- H.R. 4909, the STOP School Violence Act, would provide communities improved tools and investments in early intervention and prevention programs to stop school violence before it happens. The Department of Justice would be authorized to make grants to states for the purpose of training students, school personnel, and law enforcement to identify signs of violence that could prevent individuals from hurting themselves of others. The legislation also permits the development and operation of anonymous reporting systems, and formation of school threat assessment and intervention teams to help schools find and assess threats before tragedy strikes. H.R. 4909 is supported by groups such as the Sandy Hook Promise.
- H.R. 4811, the Securing our Schools Act, would authorize the Department of Justice to offer grants to local school districts for buying and installing SOS, or panic buttons, in classrooms. This notification technology will act as both a deterrent from, and front-line response to, situations that place children and educators in harm’s way. H.R. 4811 is supported by groups such as the National Sheriffs Association and the National Education Association.
Upton traditionally meets with teachers and students once a week. So far this year he’s visited students and teachers in St. Joseph, Niles, Portage, Hartford, and Kalamazoo.
US Senator Todd Young, R-Ind.
“We must ensure our schools have the resources needed to keep students safe and prevent another horrible tragedy like Parkland from occurring. By encouraging school safety infrastructure upgrades, more school counselors and mental health professionals, and improved communication, these bills can help keep our kids safe,” -Senator Todd Young.
Senator Young helped introduce two school safety bills last week, the School Safety & Mental Health Services Improvement Act and the Students, Teachers, and Officers Preventing (STOP) School Violence Act of 2018.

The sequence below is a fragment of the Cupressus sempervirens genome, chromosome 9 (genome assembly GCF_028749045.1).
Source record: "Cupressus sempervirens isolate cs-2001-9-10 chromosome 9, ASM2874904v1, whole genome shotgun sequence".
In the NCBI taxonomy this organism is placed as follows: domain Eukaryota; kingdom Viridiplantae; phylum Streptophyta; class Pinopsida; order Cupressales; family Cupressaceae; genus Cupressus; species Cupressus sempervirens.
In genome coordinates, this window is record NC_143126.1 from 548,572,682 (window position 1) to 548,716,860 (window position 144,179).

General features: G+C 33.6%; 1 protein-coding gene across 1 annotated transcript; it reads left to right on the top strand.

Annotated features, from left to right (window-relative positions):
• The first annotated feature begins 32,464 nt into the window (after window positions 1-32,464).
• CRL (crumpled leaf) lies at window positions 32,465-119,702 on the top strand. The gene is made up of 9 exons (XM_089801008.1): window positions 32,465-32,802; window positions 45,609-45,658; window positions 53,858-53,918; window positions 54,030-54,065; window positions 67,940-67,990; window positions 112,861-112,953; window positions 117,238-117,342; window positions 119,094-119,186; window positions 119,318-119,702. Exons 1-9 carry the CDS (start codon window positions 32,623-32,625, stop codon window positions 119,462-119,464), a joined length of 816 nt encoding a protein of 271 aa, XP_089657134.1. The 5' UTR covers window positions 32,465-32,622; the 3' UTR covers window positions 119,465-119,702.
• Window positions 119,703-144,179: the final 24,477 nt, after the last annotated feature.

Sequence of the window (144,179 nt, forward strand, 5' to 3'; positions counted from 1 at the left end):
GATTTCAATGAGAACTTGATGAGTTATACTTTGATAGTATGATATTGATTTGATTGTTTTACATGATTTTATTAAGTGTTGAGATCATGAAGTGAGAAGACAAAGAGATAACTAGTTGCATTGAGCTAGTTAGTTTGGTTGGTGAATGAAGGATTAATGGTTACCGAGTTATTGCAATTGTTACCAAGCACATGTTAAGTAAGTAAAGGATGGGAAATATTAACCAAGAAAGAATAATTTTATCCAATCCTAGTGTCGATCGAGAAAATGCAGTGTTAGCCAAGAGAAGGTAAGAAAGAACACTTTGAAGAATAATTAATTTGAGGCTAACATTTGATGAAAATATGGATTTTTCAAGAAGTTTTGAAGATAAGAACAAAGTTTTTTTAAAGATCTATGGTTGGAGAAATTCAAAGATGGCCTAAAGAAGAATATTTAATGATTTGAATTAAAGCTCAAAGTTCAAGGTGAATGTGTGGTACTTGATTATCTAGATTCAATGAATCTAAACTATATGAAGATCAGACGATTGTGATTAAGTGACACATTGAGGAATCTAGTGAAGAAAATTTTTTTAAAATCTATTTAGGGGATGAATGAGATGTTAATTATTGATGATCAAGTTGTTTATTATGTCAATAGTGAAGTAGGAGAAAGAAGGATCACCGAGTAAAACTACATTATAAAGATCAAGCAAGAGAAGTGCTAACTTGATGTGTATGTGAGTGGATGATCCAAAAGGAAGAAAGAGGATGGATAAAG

US Senator Joe Donnelly, D-Ind.
“It’s encouraging to see so many students making their voices heard in our communities. I believe that we need to take action to reduce gun violence and make sure our schools are safe places to learn. Every student and teacher has the right to go to school every day in a safe environment—and parents and loved ones should be able to trust that they will come home safe at the end of each school day. I will continue to work in a bipartisan way to address these issues.” – U.S. Senator Joe Donnelly
- Donnelly recently announced his formal support for bipartisan legislation, the Fix NICS Act, which would improve the nation’s National Instant Criminal Background Check System (NICS) for firearm purchases. Currently, many federal agencies and state governments often fail to provide NICs with relevant information on dangerous individuals or violent criminals, leaving the system open to significant error.
- Donnelly voted in favor of a bipartisan proposal from Senators Joe Manchin (D-WV) and Pat Toomey (R-PA) in 2013, and again in December 2015, that would strengthen the background check system to help keep weapons out of the hands of criminals and people with dangerous mental illness.
- In 2016, Donnelly supported measures that would strengthen the background check system and keep individuals on a terrorist watch list from being able to purchase a firearm.
- Donnelly will review any measure that comes before the Senate.